Spanning-Tree Root Bridge Configuration

This topic is to discuss the following lesson:

may i know what u have updated in this lesson compared to previous article ??

Hi everyone
what tips or practices do you use to search for root bridges quickly
in a network with 290 switches

thank you

Hello Giovanni

In order to find the root bridge, you can issue the show spanning-tree command, and this will show you the root bridge for each VLAN configured on the switch. You’ll get something like this:

SW2#show spanning-tree vlan 10

  Spanning tree enabled protocol ieee
  Root ID    Priority    24586
             Address     5254.001a.935a
             Cost        4
             Port        1 (GigabitEthernet0/0)
             Hello Time   2 sec  Max Age 20 sec  Forward Delay 15 sec

  Bridge ID  Priority    28682  (priority 28672 sys-id-ext 10)
             Address     5254.0015.bc74
             Hello Time   2 sec  Max Age 20 sec  Forward Delay 15 sec
             Aging Time  300 sec

Interface           Role Sts Cost      Prio.Nbr Type
------------------- ---- --- --------- -------- --------------------------------
Gi0/0               Root FWD 4         128.1    P2p 
Gi0/1               Desg FWD 4         128.2    P2p

From the above output, you can see that for VLAN 10, the root bridge has an address of 5254.001a.935a. You also know which is the root port.

Now if you know nothing else about your network of 290 switches, it may be hard to find that particular switch. What you can do is take a look at the cost to the root bridge, and this will give you an idea of how far away it is. In this case, the cost is 4. For more info on how to interpret these costs, take a look at the NetworkLessons note on STP cost calculation methods.

Once you know the cost and the root port from the output, you can determine how far away the root bridge is, and via what path you can get there. You can trace your way back, from switch to switch, until you reach it. If you have no other information, that would be the way to find the root bridge.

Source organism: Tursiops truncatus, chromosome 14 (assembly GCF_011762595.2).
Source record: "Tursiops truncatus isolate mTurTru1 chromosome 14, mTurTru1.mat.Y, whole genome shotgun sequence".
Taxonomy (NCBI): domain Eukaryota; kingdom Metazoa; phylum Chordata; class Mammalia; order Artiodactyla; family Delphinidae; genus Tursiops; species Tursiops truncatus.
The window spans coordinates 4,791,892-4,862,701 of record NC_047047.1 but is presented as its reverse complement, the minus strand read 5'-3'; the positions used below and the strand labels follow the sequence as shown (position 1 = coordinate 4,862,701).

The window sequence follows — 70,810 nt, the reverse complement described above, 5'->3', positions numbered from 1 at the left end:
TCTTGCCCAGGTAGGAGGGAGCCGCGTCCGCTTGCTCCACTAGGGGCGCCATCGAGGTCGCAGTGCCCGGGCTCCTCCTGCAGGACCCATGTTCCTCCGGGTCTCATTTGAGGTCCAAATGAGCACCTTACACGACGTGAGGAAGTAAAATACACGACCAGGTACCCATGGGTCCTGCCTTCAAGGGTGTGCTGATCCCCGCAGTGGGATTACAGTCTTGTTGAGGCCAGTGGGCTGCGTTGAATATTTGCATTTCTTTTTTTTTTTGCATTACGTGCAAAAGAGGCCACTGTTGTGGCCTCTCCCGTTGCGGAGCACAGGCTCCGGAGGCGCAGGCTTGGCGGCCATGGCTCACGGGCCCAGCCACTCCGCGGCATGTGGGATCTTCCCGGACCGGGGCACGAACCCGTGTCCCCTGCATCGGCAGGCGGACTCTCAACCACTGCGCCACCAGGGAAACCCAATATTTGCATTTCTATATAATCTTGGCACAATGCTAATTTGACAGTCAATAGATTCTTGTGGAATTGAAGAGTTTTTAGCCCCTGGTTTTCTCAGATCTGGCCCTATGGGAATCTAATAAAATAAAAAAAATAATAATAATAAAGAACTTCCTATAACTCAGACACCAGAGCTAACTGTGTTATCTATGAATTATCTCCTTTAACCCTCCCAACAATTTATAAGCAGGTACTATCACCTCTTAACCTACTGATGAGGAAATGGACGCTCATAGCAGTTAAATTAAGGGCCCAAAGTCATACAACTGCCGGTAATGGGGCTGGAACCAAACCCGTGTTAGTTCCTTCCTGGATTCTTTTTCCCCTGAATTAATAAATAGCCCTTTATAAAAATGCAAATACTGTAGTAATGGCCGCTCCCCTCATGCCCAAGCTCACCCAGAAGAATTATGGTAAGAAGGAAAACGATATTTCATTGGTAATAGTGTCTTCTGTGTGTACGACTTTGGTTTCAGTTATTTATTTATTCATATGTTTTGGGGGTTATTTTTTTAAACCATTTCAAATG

Now having said that, even if you have 290 switches it is unlikely that the root bridge for any particular VLAN would be very far away from any switch. An STP tree should never be more than six or seven switches in diameter, and a network of 290 switches should be subdivided into several network segments anyway. A purely Layer 2 network of so many switches would not be functional.

But in most networks of that size, you would have some sort of monitoring system, so if you learn the MAC address of the root bridge, you can then search for it easily within that monitoring system. And in most such networks, you would manually configure the switches in such a way so that a specific device would become the root bridge, thus any (responsible) administrator should know which switch that is… :stuck_out_tongue:

I hope this has been helpful!


Question about the BID.
What is the purpose to add the vlan id to the priority ?

Hello Michael

The valid values for bridge priorities in STP are between 0 and 61440. Hpwever, the value must be in increments of 4096. So in practice, the valid values for bridge priorities are: 0, 4096, 8192, 12288, …, up to 61440.

Have you ever wondered why they’re in increments of 4096? It’s not a coincidence that the VLAN ID is a 12-bit value, which can represent up to 4096 VLAN IDs. The reason is because for every VLAN you have a different priority.

In the original 802.1D standard for Spanning Tree Protocol, the 2-byte (16-bit) Priority field in the BPDU is actually divided into two parts: the most significant 4 bits are for the Priority, and the least significant 12 bits are for the VLAN ID. This scheme is used in a variant of STP known as Per-VLAN Spanning Tree Plus (PVST+), which is common on Cisco devices.

This means that the Bridge Priority is effectively a 4-bit value, but it’s still stored in a 16-bit field along with the VLAN ID. Because of this, it can only be incremented in steps of 2^12 (4096), which corresponds to shifting the bits over by 12 places. This is why the valid priorities are multiples of 4096.

So a bridge with a set priority of 12288 that is using VLAN 7 will actually have a priority value in the BPDU field of 12288+7 = 12295. That priority value is unique to VLAN 7 because you can have a root bridge for each individual VLAN, and the priorities must be unique. Does that make sense?

I hope this has been helpful!